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What are the pros and cons of vegetarianism? Show more Show less
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Vegetarianism has been adopted by different people and cultures since the beginning of human history. However, up until recently, vegetarianism has primarily been a lifestyle resulting from religion or distaste towards meat. With the rise of interest in a vegetarian lifestyle, what are the pros and cons of vegetarianism?

Pros of vegetarianism Show more Show less

Vegetarianism promotes both personal wellbeing and environmental conservation.
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Vegetarianism helps stop animal cruelty

Many livestock raised for slaughter or products are maltreated and abused from the moment they're born to death. To eat meat would be to support these cruel practices.

The Argument

In order to keep prices for meat low in the market, livestock are frequently abused and live short, miserable lives in factory farms, which are otherwise known as confined animal feeding operations (CAFOs). It's estimated that "99% of US farmed animals are living in factory farms," which means the majority of livestock are being subject to cruelty for the sake of becoming food for humans.[1] Within the dairy industry, female cows are artificially inseminated and are later separated from calves at birth. Once they have stopped producing milk, they are inseminated again. Male calves are slaughtered shortly after birth for veal while female calves will be raised to become the next generation of dairy cows. [2] In order to boost growth, cows are often injected with the growth hormones rBGH, which can lead to lameness and mastitis.[3] In the meat production factory, chickens are forced into "crowded flocks of 20,000 or more."[4] Chickens have a natural life span of up to ten years, but "broiler chickens are kept alive for roughly 47 days," the amount of time needed to unnaturally fatten them upward through selective breeding and growth hormones. [4] Because of how fast and unnaturally they grow, debilitating injuries often result. In egg-production factories, male chicks are deemed useless and often ground up alive. Hens are forced into a battery cage with three or more other hens to lay eggs with unnatural frequency. In the pork industry, sows are forcibly inseminated. During pregnancy, they're kept in gestation crate, which are so small that they cannot move or turn around, causing injuries including leg problems and skin lesions.[3] After giving birth, her young are allowed to suckle for about 17 days. After that, they're sent away to be fattened up before they're slaughtered. Because of the close quarters these animals are kept in, they often end up trying to hurt each other. In order to prevent these injuries from happening, mutilations such as tail docking, dehorning, debeaking, and castrating are routinely conducted, usually without pain killers.[3] As a result of the animal cruelty that goes on within the livestock industry, promoting a vegetarian diet would help to boycott these practices. To pay money to the meat industry would mean supporting their cruel and inhumane practices.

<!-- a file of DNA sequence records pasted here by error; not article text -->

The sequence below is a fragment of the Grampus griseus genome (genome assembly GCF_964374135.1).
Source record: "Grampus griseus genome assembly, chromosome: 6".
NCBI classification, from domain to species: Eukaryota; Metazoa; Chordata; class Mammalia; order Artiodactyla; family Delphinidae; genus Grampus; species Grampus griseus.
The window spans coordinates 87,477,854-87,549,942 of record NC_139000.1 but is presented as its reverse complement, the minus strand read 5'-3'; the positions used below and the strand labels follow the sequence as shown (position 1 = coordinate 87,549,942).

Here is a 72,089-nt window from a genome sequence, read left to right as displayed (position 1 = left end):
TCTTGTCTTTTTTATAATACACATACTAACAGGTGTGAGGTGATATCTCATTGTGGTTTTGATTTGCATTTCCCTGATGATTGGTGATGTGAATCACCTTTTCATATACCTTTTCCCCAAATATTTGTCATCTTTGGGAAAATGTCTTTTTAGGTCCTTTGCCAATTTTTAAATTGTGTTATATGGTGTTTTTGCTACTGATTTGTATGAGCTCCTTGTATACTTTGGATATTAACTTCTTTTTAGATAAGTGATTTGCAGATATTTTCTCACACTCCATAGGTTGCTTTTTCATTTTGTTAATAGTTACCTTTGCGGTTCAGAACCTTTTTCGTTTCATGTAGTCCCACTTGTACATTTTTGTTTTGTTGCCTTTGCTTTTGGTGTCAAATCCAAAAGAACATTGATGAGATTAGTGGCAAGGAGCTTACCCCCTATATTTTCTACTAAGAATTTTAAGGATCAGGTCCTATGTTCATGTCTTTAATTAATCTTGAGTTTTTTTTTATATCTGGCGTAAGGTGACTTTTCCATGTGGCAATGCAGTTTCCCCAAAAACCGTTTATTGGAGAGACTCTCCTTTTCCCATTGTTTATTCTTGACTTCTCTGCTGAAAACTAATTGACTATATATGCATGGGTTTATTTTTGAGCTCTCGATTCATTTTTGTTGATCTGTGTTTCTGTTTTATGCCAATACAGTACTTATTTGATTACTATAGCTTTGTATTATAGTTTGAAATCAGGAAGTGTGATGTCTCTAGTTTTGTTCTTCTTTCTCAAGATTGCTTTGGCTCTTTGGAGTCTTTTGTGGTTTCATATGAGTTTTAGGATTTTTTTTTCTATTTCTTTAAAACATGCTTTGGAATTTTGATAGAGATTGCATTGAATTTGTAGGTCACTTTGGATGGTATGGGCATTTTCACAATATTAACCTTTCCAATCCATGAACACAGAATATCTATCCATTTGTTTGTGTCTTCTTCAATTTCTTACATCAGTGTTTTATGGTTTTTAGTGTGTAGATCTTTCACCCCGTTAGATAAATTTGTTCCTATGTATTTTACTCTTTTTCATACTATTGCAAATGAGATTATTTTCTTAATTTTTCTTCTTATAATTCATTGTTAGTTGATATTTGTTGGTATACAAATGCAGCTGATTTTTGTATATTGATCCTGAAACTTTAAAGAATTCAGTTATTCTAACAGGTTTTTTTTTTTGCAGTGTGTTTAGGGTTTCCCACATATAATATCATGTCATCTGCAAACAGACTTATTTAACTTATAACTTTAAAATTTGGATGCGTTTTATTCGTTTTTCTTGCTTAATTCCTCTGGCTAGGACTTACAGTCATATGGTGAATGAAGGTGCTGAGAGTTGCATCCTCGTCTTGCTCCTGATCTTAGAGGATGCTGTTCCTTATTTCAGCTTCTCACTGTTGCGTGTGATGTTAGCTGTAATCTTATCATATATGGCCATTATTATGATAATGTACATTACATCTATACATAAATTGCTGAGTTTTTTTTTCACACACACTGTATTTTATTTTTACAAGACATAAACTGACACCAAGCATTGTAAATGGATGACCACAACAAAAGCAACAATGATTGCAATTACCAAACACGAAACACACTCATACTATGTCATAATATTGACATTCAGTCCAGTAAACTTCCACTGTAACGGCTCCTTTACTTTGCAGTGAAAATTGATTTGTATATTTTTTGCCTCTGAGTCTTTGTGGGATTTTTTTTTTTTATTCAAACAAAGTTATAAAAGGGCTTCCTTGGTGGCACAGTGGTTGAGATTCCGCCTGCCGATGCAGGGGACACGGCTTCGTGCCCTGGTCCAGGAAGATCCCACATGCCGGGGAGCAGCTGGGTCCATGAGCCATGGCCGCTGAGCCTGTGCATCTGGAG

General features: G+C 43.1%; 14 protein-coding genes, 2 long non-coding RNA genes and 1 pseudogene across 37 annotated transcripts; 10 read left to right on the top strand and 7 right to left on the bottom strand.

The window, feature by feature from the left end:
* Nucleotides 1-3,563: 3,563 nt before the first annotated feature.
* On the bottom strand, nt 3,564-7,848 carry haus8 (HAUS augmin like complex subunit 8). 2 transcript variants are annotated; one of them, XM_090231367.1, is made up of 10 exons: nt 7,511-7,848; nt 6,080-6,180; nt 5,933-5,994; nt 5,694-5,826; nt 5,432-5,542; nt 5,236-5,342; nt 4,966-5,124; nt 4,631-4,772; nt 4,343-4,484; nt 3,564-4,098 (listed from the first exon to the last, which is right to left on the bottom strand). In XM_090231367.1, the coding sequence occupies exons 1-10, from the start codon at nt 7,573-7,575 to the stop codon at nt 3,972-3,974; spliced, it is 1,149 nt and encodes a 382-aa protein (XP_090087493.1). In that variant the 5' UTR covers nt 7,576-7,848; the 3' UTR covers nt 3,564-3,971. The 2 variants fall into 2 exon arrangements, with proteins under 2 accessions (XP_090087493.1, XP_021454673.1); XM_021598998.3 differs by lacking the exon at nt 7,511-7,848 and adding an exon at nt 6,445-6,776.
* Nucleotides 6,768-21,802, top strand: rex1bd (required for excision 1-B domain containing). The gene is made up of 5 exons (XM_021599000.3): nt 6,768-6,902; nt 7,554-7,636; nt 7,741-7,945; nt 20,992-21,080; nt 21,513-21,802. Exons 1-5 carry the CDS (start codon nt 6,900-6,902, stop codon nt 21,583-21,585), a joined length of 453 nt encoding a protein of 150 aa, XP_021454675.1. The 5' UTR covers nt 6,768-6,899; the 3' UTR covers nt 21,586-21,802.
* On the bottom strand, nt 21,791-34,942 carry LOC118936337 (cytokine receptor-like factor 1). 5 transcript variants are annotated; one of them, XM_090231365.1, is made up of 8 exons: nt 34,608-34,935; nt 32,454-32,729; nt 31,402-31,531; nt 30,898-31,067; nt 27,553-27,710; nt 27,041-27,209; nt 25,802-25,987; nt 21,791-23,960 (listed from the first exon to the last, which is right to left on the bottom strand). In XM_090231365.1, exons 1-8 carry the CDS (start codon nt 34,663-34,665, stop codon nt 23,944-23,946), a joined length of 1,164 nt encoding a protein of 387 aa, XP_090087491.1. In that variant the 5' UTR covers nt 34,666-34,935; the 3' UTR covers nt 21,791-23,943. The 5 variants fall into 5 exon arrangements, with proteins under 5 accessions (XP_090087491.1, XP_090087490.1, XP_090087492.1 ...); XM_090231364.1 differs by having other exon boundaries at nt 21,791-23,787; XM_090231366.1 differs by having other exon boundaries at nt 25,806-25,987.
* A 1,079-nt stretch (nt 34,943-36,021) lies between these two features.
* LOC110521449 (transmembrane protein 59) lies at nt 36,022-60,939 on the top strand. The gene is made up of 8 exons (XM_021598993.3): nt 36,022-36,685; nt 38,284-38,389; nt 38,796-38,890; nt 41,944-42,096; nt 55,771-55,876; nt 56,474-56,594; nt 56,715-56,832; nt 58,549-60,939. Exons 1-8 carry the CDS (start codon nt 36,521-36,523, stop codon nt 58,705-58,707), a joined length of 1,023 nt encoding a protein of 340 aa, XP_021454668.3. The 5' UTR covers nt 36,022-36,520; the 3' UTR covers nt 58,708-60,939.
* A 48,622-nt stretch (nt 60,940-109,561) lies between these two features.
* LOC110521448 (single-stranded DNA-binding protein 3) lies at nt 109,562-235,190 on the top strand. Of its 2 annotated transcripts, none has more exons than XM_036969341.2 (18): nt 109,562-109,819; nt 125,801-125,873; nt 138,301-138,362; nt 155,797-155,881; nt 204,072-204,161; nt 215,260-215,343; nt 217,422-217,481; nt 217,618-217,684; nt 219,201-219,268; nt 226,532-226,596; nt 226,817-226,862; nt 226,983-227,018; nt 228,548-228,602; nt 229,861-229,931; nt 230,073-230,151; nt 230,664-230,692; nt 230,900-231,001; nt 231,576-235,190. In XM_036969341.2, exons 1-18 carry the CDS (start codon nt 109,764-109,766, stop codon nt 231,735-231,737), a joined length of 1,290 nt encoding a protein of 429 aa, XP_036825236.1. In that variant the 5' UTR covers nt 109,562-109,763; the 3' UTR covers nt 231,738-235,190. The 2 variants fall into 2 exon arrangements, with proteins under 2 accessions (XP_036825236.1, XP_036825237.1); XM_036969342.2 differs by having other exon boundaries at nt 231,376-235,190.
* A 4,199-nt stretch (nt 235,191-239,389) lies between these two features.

Counter arguments

Proponents

Premises

[P1] The meat industry treats animals cruelly. [P2] Treating animals cruelly is ethically wrong. [P3] Not eating meat is the ethically right thing to do.

Rejecting the premises

References

  1. https://www.sentienceinstitute.org/us-factory-farming-estimates
  2. https://animalequality.org/news/why-factory-farming-is-the-largest-cause-of-animal-abuse-in-history/
  3. https://awionline.org/content/inhumane-practices-factory-farms
  4. https://sentientmedia.org/farmed-animals
This page was last edited on Friday, 19 Jun 2020 at 19:37 UTC

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